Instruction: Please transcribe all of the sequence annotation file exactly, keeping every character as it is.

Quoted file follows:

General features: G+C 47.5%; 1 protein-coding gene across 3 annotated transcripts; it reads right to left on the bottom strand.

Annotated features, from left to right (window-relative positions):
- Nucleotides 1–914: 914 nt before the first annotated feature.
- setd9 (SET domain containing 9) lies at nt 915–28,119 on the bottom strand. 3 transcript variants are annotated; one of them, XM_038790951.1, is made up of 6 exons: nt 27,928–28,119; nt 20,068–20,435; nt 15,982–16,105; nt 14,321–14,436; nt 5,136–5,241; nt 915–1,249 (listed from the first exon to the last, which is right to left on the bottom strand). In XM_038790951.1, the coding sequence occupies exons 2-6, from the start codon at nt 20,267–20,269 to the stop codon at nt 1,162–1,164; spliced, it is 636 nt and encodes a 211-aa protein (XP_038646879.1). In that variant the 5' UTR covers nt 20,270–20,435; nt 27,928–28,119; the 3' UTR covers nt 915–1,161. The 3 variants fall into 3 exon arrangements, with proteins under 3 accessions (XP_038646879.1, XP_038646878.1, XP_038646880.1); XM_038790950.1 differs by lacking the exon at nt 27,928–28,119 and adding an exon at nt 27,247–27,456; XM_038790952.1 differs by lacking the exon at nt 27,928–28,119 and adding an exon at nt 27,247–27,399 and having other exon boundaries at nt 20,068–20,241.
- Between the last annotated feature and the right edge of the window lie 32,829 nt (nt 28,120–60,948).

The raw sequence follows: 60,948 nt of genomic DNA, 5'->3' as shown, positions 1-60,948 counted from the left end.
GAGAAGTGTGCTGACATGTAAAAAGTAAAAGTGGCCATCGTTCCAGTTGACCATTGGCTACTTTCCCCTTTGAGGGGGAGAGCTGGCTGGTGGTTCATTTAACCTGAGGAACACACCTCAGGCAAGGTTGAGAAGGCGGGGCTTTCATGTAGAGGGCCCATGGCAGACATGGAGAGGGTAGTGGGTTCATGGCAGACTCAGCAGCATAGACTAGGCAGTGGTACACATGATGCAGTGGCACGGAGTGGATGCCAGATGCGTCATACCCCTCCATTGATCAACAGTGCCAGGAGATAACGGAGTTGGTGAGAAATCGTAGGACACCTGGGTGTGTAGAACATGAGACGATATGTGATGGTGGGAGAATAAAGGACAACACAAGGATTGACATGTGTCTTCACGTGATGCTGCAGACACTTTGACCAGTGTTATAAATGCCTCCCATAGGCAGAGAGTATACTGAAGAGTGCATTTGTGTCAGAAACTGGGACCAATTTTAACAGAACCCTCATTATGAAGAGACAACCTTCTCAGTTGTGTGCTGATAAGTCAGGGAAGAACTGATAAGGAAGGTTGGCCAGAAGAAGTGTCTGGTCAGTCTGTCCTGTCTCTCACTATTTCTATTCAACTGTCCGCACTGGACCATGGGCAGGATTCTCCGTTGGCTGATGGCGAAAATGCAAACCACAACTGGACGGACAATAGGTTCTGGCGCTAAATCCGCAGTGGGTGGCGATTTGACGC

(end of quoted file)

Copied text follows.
General features: G+C 47.5%; 1 protein-coding gene across 3 annotated transcripts; it reads right to left on the bottom strand.

Annotated features, from left to right (window-relative positions):
- Nucleotides 1–914: 914 nt before the first annotated feature.
- setd9 (SET domain containing 9) lies at nt 915–28,119 on the bottom strand. 3 transcript variants are annotated; one of them, XM_038790951.1, is made up of 6 exons: nt 27,928–28,119; nt 20,068–20,435; nt 15,982–16,105; nt 14,321–14,436; nt 5,136–5,241; nt 915–1,249 (listed from the first exon to the last, which is right to left on the bottom strand). In XM_038790951.1, the coding sequence occupies exons 2-6, from the start codon at nt 20,267–20,269 to the stop codon at nt 1,162–1,164; spliced, it is 636 nt and encodes a 211-aa protein (XP_038646879.1). In that variant the 5' UTR covers nt 20,270–20,435; nt 27,928–28,119; the 3' UTR covers nt 915–1,161. The 3 variants fall into 3 exon arrangements, with proteins under 3 accessions (XP_038646879.1, XP_038646878.1, XP_038646880.1); XM_038790950.1 differs by lacking the exon at nt 27,928–28,119 and adding an exon at nt 27,247–27,456; XM_038790952.1 differs by lacking the exon at nt 27,928–28,119 and adding an exon at nt 27,247–27,399 and having other exon boundaries at nt 20,068–20,241.
- Between the last annotated feature and the right edge of the window lie 32,829 nt (nt 28,120–60,948).

The raw sequence follows: 60,948 nt of genomic DNA, 5'->3' as shown, positions 1-60,948 counted from the left end.
GAGAAGTGTGCTGACATGTAAAAAGTAAAAGTGGCCATCGTTCCAGTTGACCATTGGCTACTTTCCCCTTTGAGGGGGAGAGCTGGCTGGTGGTTCATTTAACCTGAGGAACACACCTCAGGCAAGGTTGAGAAGGCGGGGCTTTCATGTAGAGGGCCCATGGCAGACATGGAGAGGGTAGTGGGTTCATGGCAGACTCAGCAGCATAGACTAGGCAGTGGTACACATGATGCAGTGGCACGGAGTGGATGCCAGATGCGTCATACCCCTCCATTGATCAACAGTGCCAGGAGATAACGGAGTTGGTGAGAAATCGTAGGACACCTGGGTGTGTAGAACATGAGACGATATGTGATGGTGGGAGAATAAAGGACAACACAAGGATTGACATGTGTCTTCACGTGATGCTGCAGACACTTTGACCAGTGTTATAAATGCCTCCCATAGGCAGAGAGTATACTGAAGAGTGCATTTGTGTCAGAAACTGGGACCAATTTTAACAGAACCCTCATTATGAAGAGACAACCTTCTCAGTTGTGTGCTGATAAGTCAGGGAAGAACTGATAAGGAAGGTTGGCCAGAAGAAGTGTCTGGTCAGTCTGTCCTGTCTCTCACTATTTCTATTCAACTGTCCGCACTGGACCATGGGCAGGATTCTCCGTTGGCTGATGGCGAAAATGCAAACCACAACTGGACGGACAATAGGTTCTGGCGCTAAATCCGCAGTGGGTGGCGATTTGACGC